In the sad event that someone close to you passes away, you are entitled a paid day of grievance leave. For close family members, this is usually two days. Of course, this is the bare minimum written into law, and many employers will also make exceptions based on the individual case. 

Other types of leave

Germany also grants a generous amount of paid leave for parents (Elternzeit), sick leave, educational leave (Bildungsurlaub), and unemployment.

You can visit our guides on the following and contact us at [email protected] with additional questions or comments.

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For members

HEALTH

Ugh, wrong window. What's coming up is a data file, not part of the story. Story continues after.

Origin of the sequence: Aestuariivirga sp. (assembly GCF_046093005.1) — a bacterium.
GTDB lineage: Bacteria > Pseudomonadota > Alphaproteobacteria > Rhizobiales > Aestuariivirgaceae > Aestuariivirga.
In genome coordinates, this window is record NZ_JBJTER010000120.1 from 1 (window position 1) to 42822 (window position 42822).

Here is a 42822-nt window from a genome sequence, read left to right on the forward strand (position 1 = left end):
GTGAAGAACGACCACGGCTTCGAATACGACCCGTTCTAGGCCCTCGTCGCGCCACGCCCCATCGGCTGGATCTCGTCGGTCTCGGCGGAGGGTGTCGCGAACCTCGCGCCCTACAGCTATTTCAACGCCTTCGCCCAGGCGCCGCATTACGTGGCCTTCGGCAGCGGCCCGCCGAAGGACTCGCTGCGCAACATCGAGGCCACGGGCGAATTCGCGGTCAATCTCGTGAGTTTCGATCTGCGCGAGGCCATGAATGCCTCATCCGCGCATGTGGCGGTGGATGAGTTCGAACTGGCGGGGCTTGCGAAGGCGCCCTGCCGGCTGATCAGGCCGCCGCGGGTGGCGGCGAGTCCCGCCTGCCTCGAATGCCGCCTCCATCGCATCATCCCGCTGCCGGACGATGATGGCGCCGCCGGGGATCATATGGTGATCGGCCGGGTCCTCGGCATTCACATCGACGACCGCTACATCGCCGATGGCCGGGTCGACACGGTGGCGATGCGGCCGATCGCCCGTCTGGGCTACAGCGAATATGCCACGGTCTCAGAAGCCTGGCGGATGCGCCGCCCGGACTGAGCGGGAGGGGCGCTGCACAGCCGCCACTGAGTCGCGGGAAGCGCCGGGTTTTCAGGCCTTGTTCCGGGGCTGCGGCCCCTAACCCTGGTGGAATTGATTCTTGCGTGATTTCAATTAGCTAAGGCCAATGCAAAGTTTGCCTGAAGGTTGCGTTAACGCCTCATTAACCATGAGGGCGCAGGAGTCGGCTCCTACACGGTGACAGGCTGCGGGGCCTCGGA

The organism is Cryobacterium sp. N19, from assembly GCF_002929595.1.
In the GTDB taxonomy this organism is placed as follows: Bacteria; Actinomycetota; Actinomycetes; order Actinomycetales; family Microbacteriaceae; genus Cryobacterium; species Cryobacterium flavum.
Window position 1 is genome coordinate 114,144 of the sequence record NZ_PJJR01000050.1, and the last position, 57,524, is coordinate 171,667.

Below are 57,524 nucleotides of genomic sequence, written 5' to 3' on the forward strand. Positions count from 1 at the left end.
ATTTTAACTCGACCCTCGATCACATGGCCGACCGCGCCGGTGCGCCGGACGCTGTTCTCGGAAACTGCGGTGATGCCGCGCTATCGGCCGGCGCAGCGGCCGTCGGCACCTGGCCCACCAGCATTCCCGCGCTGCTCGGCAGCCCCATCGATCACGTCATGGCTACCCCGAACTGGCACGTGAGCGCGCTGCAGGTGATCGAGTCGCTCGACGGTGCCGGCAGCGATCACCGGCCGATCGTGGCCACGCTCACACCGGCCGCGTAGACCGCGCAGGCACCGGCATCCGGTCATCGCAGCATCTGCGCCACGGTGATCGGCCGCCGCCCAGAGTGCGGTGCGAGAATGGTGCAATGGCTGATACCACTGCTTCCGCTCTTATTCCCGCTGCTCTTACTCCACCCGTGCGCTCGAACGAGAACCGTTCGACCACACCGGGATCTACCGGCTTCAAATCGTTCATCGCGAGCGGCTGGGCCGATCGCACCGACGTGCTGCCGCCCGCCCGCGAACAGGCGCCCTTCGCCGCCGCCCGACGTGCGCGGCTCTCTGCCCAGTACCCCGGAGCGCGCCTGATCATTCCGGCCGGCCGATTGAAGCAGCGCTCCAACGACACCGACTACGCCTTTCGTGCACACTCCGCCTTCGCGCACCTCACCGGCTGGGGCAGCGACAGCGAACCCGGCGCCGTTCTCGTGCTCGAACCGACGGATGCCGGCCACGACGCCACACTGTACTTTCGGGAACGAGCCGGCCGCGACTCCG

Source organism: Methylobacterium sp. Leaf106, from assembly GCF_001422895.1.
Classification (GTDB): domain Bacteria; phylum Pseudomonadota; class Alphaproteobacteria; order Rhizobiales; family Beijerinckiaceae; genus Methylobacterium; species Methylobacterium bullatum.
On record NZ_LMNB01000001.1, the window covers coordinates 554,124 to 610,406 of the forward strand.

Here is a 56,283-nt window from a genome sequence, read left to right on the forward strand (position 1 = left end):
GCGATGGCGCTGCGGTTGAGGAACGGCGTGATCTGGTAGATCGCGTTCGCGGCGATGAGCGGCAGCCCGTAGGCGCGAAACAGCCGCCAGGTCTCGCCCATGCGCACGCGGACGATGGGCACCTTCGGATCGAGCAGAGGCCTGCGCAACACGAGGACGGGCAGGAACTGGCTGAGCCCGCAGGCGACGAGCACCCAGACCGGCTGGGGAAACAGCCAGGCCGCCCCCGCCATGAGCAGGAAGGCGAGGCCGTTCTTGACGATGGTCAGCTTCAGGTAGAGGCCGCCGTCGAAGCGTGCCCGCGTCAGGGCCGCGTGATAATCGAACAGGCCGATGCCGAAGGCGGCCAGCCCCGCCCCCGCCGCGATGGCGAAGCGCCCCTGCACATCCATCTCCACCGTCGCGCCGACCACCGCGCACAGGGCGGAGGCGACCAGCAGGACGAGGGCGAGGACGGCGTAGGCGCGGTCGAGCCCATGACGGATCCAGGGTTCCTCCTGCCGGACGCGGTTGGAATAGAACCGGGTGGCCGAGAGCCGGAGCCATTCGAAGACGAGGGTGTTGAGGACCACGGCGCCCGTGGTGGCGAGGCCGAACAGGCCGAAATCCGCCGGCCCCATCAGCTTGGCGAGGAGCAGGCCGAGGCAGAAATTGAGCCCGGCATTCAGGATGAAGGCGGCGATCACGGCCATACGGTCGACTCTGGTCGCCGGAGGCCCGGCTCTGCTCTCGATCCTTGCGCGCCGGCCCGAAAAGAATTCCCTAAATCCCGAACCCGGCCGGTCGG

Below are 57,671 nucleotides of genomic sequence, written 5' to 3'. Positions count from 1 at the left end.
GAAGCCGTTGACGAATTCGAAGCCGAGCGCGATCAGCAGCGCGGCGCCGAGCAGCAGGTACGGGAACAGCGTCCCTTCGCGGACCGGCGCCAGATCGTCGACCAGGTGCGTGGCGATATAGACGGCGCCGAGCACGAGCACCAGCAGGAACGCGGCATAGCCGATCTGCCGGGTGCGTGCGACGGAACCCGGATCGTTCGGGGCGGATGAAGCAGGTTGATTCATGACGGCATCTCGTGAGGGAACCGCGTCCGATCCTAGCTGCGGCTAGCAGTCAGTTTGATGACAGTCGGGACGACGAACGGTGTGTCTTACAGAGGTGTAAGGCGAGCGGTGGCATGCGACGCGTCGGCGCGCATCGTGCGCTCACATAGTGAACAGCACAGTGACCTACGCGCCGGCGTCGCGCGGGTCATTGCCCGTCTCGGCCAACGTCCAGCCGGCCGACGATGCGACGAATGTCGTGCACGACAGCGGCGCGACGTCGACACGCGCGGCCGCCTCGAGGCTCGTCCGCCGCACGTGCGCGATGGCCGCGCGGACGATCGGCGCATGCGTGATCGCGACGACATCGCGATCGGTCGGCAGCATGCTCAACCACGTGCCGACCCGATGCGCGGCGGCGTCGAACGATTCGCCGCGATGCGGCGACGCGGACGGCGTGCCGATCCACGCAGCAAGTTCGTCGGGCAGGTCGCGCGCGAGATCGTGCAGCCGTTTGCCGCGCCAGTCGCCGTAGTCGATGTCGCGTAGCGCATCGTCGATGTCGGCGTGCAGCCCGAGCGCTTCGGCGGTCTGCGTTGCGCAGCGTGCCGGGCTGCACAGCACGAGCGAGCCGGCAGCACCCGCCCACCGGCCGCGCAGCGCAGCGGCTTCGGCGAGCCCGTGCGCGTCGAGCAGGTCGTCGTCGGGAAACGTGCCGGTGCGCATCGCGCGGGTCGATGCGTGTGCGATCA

7 things to know about visiting a doctor in Germany

Going to the doctor when you're living abroad is a necessary part of life, but it can feel a little daunting. Here are some cultural quirks to look out for in Germany.

7 things to know about visiting a doctor in Germany

Germany is known for having one of the best healthcare systems in the world. 

But there are some cultural differences that can take a bit of getting used to when you’re not from the country. 

Here’s a look at what you should keep in mind. 

You might have to pay at the doctor

People used to a healthcare system that’s free at the point of contact, such as the NHS in the UK, may be a little confused if they are asked to pay money at a doctor’s appointment. 

But the fact is that certain things will not be covered by your health insurance in Germany, and some optional extras could require that you have to dip into your wallet.